A Price on Carbon
THE WORLD'S understandable skepticism of the United States' seriousness in dealing with climate change will be on full display this week during summits in New York and Washington. After all, President Bush has temporized and dithered while Congress has refused to act. Even House and Senate energy bills, which in any case only nibble at the edges of the problem, are stuck in legislative limbo.
Yet there is movement on Capitol Hill to slow the aggressive advance of global warming by putting a price on carbon. A carbon tax would be the simplest and most efficient way to limit greenhouse gas emissions, and that sadly is unlikely to get far. But an encouraging bipartisan consensus may be building in Washington around the second-best option, a cap-and-trade system in which government would set a cap on the amount of carbon dioxide that could be emitted and would issue allowances to emitting companies that could buy and sell those rights.
There are at least five proposals in the Senate, including one from John W. Warner (R-Va.) and Joseph I. Lieberman (I-Conn.). Rep. Rick Boucher (D-Va.) is working hard on a bill in the House along with former House speaker J. Dennis Hastert (R-Ill.). So far, Mr. Bush has opposed any mandatory -- that is to say, meaningful -- limits. But much of industry has realized that limits are inevitable, and some executives may calculate that they would be better served to enact legislation now -- with a Republican president, while Mr. Warner and Mr. Hastert are still in office -- than to take their chances after 2008. They in turn might encourage the administration to understand that a sensible, bipartisan cap-and-trade bill could enhance the thin Bush legacy. Mr. Boucher told us last week that the White House has been "favorably disposed to working with us as revealed by a series of constructive conversations" with Treasury Secretary Henry M. Paulson Jr., national economic adviser Al Hubbard and Council on Environmental Quality Chairman James L. Connaughton.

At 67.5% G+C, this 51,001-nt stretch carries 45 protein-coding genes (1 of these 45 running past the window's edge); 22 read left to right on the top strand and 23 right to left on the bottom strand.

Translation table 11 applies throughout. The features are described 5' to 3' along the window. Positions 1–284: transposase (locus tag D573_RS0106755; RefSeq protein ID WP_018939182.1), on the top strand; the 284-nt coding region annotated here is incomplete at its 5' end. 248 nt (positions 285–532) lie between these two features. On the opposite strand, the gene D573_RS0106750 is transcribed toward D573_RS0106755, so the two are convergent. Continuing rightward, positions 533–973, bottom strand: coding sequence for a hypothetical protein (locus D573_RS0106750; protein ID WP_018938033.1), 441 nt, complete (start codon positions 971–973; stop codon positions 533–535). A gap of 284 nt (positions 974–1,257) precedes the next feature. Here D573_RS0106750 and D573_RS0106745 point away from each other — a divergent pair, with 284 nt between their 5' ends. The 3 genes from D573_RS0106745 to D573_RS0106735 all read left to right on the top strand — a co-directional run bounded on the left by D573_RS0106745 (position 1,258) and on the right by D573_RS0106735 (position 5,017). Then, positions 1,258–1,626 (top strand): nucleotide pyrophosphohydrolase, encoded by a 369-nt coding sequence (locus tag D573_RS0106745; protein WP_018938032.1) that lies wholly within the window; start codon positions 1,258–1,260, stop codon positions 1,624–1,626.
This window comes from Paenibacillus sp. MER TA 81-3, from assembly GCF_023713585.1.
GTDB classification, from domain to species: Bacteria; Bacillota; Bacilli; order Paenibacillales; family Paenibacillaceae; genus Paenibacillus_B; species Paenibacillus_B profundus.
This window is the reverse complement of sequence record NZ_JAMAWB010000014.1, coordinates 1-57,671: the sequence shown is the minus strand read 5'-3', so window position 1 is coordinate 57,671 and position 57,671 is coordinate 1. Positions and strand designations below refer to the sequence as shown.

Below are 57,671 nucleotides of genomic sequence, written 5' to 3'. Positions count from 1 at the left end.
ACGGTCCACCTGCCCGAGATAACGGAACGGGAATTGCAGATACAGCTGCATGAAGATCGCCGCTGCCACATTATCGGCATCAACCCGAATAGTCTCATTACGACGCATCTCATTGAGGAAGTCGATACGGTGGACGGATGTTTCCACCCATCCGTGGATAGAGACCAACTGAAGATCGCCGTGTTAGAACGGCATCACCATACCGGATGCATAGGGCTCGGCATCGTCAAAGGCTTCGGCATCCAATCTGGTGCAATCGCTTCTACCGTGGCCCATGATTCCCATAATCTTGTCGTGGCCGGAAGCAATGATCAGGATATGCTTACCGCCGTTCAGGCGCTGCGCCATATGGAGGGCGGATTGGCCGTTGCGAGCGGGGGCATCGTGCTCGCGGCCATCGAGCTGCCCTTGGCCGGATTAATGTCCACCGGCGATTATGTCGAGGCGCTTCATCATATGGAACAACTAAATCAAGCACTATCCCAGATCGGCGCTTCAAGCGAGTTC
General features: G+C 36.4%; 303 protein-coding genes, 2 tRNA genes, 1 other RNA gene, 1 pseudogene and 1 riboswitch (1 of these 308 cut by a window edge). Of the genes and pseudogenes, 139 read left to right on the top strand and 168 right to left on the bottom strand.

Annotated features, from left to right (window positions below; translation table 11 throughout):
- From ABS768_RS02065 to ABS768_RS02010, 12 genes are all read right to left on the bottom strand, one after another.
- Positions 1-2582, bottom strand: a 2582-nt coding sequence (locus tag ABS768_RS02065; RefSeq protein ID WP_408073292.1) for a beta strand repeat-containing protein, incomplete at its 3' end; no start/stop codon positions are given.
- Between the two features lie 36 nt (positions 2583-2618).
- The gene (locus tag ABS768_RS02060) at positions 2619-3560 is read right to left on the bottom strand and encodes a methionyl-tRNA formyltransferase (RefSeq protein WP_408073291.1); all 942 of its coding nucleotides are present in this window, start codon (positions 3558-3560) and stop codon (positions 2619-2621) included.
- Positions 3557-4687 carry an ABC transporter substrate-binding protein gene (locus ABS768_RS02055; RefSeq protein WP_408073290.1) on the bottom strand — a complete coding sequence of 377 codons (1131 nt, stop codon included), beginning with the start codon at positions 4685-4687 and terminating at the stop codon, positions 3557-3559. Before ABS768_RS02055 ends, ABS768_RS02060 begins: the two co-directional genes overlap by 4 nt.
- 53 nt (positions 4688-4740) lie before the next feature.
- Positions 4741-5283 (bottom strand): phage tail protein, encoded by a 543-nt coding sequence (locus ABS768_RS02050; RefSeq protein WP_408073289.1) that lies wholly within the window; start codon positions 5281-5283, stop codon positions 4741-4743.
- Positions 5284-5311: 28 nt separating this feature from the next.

The effects of the buildup of greenhouse gases are staring everyone in the face. Scientists are predicting the Arctic ice cap will shrink 40 percent by 2050. The Intergovernmental Panel on Climate Change warned in February that if greenhouse gases weren't reined in, Arctic sea ice would "almost entirely" disappear by the end of the century, spelling doom for polar bears and other animals that depend on the ice for survival. More ominous news came last week when the National Snow and Ice Data Center reported that the Arctic Ocean ice cap shrank so much more than average this summer that it lost territory roughly the size of Alaska and Texas combined. To continue to do nothing in the face of this grim reality is not acceptable.